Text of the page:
What I appreciate about this dictionary, is the accessibility for emerging readers, non-readers, or ELL/ESL students.  The dictionary is really easy to use, the definitions are easy to understand, and the accompanying audio and images are fantastic!

If you have a dedicated writing space in your classroom, make sure to include Wordsmyth in it.  Bookmark it on classroom computers, send it home to parents, include it on your classroom blog/website, etc.  This is a wonderful place for kids to be empowered during their writing and literacy time.

If you are lucky enough to have a 1:1 device setting, this site is worth making a web clip for to make it easily accessible to everyone.

Right now our students are inquiring into how we express ourselves.  Our intermediate students are looking at different mediums and methods that people use for self-expression.  Part of that exploration has led them into a study of words.  Wordsmyth is a great way for them to explore in a place that is developmentally appropriate and helps them see the way that language is connected and can be used for expression.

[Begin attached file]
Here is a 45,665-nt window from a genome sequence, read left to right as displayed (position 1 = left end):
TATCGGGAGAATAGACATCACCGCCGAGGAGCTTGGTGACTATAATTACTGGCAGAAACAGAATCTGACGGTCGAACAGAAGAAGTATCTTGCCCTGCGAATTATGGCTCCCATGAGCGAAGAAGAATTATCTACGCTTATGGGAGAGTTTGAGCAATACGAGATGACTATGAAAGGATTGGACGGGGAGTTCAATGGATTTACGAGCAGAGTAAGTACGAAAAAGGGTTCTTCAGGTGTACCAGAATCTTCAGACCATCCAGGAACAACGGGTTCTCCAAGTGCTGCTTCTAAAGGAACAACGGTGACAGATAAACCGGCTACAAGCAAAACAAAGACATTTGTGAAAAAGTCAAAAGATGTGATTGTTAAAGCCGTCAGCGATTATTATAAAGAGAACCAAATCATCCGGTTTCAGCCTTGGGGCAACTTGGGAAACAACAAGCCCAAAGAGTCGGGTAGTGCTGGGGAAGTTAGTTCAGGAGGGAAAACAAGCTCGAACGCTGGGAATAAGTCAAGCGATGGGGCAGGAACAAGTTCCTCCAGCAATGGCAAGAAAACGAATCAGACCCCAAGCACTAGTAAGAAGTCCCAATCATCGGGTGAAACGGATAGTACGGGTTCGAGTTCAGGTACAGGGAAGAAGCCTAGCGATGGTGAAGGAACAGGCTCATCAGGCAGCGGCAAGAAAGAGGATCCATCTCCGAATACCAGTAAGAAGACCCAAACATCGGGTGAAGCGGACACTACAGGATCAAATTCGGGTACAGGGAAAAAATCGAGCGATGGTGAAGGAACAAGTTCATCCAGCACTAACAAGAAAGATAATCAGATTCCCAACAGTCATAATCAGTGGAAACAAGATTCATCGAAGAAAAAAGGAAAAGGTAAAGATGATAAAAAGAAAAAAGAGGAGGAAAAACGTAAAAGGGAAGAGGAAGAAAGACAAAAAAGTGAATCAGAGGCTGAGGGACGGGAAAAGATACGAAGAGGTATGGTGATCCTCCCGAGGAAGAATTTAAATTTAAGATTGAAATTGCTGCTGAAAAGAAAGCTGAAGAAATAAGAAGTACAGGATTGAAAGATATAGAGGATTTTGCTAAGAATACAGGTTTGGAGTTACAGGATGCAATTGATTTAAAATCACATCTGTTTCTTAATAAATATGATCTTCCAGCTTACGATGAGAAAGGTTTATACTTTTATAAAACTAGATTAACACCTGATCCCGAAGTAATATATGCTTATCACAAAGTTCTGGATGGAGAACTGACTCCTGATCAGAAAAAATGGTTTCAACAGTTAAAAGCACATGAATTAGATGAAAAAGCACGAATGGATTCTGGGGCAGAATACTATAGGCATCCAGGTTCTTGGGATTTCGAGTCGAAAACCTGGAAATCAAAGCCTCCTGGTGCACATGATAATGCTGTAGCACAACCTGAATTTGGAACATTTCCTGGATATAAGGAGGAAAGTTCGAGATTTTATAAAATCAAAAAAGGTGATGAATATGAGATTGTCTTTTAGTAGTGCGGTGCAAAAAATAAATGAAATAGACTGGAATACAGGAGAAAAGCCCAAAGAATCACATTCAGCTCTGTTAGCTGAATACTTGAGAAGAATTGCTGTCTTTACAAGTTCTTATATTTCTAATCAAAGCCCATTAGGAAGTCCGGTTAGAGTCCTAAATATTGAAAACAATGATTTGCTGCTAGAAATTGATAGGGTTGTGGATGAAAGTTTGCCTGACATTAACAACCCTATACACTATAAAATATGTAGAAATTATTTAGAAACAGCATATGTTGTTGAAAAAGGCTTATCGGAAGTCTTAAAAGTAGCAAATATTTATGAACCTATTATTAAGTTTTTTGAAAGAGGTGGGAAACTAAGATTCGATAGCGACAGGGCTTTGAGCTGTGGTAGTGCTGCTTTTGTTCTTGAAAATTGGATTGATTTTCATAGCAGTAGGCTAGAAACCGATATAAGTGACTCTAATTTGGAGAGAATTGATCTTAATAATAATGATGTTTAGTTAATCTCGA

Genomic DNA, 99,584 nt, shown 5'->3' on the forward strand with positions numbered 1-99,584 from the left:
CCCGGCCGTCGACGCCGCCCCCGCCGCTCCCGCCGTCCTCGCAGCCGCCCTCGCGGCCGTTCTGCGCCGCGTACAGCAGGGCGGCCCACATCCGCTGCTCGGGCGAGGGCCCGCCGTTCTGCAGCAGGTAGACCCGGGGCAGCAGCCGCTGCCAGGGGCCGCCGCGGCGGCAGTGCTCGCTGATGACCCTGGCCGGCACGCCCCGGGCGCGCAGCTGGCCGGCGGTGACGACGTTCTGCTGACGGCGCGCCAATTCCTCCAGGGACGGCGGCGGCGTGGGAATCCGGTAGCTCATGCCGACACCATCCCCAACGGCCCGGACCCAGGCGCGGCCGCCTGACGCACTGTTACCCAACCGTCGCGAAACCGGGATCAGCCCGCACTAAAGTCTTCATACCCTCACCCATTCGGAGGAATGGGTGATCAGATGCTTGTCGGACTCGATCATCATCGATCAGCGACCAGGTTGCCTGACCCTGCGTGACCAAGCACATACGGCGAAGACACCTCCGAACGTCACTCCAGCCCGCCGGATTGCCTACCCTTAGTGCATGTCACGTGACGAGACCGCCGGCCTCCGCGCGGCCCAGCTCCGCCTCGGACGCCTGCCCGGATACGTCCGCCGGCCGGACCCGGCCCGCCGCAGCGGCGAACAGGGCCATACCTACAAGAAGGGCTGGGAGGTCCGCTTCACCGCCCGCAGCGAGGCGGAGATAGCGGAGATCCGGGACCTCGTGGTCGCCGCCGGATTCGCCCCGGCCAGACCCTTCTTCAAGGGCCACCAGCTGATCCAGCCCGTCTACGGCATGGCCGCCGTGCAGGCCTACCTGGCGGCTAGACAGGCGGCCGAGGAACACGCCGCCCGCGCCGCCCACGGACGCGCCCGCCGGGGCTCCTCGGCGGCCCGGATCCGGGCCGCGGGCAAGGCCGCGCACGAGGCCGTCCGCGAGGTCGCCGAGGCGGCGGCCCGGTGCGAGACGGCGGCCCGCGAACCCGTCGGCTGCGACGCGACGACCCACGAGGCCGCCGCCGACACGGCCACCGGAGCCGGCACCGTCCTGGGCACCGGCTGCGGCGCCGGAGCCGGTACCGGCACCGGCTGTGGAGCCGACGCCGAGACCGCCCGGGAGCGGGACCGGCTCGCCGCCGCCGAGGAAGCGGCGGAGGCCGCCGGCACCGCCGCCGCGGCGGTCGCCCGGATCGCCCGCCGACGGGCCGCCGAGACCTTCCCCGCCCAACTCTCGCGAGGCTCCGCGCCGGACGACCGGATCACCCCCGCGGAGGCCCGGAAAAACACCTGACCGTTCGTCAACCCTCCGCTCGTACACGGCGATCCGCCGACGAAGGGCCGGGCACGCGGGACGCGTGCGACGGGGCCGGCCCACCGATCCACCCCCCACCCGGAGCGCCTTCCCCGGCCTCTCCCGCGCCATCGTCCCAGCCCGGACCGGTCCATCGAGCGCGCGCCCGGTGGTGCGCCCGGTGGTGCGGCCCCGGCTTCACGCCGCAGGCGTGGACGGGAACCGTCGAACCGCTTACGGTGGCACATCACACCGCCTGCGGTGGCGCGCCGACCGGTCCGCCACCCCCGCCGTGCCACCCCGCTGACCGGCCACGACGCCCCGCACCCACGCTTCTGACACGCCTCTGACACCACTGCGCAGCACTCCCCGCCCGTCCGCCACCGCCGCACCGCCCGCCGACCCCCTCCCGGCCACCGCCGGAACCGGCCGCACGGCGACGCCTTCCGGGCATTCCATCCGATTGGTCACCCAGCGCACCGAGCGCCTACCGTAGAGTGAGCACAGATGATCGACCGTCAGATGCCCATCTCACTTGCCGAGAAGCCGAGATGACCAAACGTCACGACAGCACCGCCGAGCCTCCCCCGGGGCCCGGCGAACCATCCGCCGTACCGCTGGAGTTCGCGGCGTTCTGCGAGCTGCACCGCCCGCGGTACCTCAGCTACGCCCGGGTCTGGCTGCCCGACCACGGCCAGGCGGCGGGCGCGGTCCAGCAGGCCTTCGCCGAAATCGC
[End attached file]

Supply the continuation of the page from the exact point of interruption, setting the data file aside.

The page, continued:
Wordsmyth has words separated by topic.  As you begin a new unit, give students the opportunity to explore the vocabulary on the front end.  You can do this as a class using a projector or interactive whiteboard or individually on classroom/personal devices.  As you go through a class book or unit together, create a custom glossary that students can refer to.

Tips: Be sure to sign up for the free educational group subscription for the 2013-2014 school year.  With the subscription you get unlimited making/using/saving/sharing activities, customize the dictionary, access premium dictionary features, and access to the teacher tools.

What do you think of Wordsmyth?  How do you plan to use it in your classroom?

Comments (1)

I have a class of students with language impairments. The collections tab is a great tool for them because it allows them to make connections between the word categories. I plan to have them use that to include words in their personal dictionary so they can find them easier. Their spelling is often very phonetic so using a regular dictionary doesn’t help because their sounds are so off. I also plan on sharing with our ESL teacher. Thanks so much for sharing!